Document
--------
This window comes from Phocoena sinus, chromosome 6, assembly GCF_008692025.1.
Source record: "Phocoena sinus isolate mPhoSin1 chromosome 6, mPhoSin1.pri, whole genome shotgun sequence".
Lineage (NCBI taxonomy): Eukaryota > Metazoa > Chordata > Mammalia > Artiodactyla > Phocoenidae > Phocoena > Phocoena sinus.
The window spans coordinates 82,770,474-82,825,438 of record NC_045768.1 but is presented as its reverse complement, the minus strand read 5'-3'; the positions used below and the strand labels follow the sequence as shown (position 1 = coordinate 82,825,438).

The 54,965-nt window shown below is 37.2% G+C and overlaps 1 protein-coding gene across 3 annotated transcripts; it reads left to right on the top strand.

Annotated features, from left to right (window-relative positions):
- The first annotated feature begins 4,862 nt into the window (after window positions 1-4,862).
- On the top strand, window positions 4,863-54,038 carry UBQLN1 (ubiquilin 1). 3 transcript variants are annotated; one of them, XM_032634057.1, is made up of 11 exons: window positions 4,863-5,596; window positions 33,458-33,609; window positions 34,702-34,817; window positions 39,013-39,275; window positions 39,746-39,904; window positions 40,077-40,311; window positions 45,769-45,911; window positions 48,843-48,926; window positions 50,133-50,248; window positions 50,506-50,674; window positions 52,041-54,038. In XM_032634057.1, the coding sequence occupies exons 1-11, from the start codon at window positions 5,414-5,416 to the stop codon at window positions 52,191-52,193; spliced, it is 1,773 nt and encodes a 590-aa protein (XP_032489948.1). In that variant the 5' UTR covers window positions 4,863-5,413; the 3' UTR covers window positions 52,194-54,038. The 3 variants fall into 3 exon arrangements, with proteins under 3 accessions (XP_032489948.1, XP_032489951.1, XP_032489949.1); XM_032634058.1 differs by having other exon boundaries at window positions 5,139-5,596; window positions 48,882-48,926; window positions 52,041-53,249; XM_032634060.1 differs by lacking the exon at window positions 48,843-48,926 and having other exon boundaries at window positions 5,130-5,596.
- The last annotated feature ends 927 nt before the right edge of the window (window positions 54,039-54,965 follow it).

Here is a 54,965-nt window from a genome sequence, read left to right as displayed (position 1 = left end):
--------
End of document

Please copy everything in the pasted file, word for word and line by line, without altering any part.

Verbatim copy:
This window comes from Phocoena sinus, chromosome 6, assembly GCF_008692025.1.
Source record: "Phocoena sinus isolate mPhoSin1 chromosome 6, mPhoSin1.pri, whole genome shotgun sequence".
Lineage (NCBI taxonomy): Eukaryota > Metazoa > Chordata > Mammalia > Artiodactyla > Phocoenidae > Phocoena > Phocoena sinus.
The window spans coordinates 82,770,474-82,825,438 of record NC_045768.1 but is presented as its reverse complement, the minus strand read 5'-3'; the positions used below and the strand labels follow the sequence as shown (position 1 = coordinate 82,825,438).

The 54,965-nt window shown below is 37.2% G+C and overlaps 1 protein-coding gene across 3 annotated transcripts; it reads left to right on the top strand.

Annotated features, from left to right (window-relative positions):
- The first annotated feature begins 4,862 nt into the window (after window positions 1-4,862).
- On the top strand, window positions 4,863-54,038 carry UBQLN1 (ubiquilin 1). 3 transcript variants are annotated; one of them, XM_032634057.1, is made up of 11 exons: window positions 4,863-5,596; window positions 33,458-33,609; window positions 34,702-34,817; window positions 39,013-39,275; window positions 39,746-39,904; window positions 40,077-40,311; window positions 45,769-45,911; window positions 48,843-48,926; window positions 50,133-50,248; window positions 50,506-50,674; window positions 52,041-54,038. In XM_032634057.1, the coding sequence occupies exons 1-11, from the start codon at window positions 5,414-5,416 to the stop codon at window positions 52,191-52,193; spliced, it is 1,773 nt and encodes a 590-aa protein (XP_032489948.1). In that variant the 5' UTR covers window positions 4,863-5,413; the 3' UTR covers window positions 52,194-54,038. The 3 variants fall into 3 exon arrangements, with proteins under 3 accessions (XP_032489948.1, XP_032489951.1, XP_032489949.1); XM_032634058.1 differs by having other exon boundaries at window positions 5,139-5,596; window positions 48,882-48,926; window positions 52,041-53,249; XM_032634060.1 differs by lacking the exon at window positions 48,843-48,926 and having other exon boundaries at window positions 5,130-5,596.
- The last annotated feature ends 927 nt before the right edge of the window (window positions 54,039-54,965 follow it).

Here is a 54,965-nt window from a genome sequence, read left to right as displayed (position 1 = left end):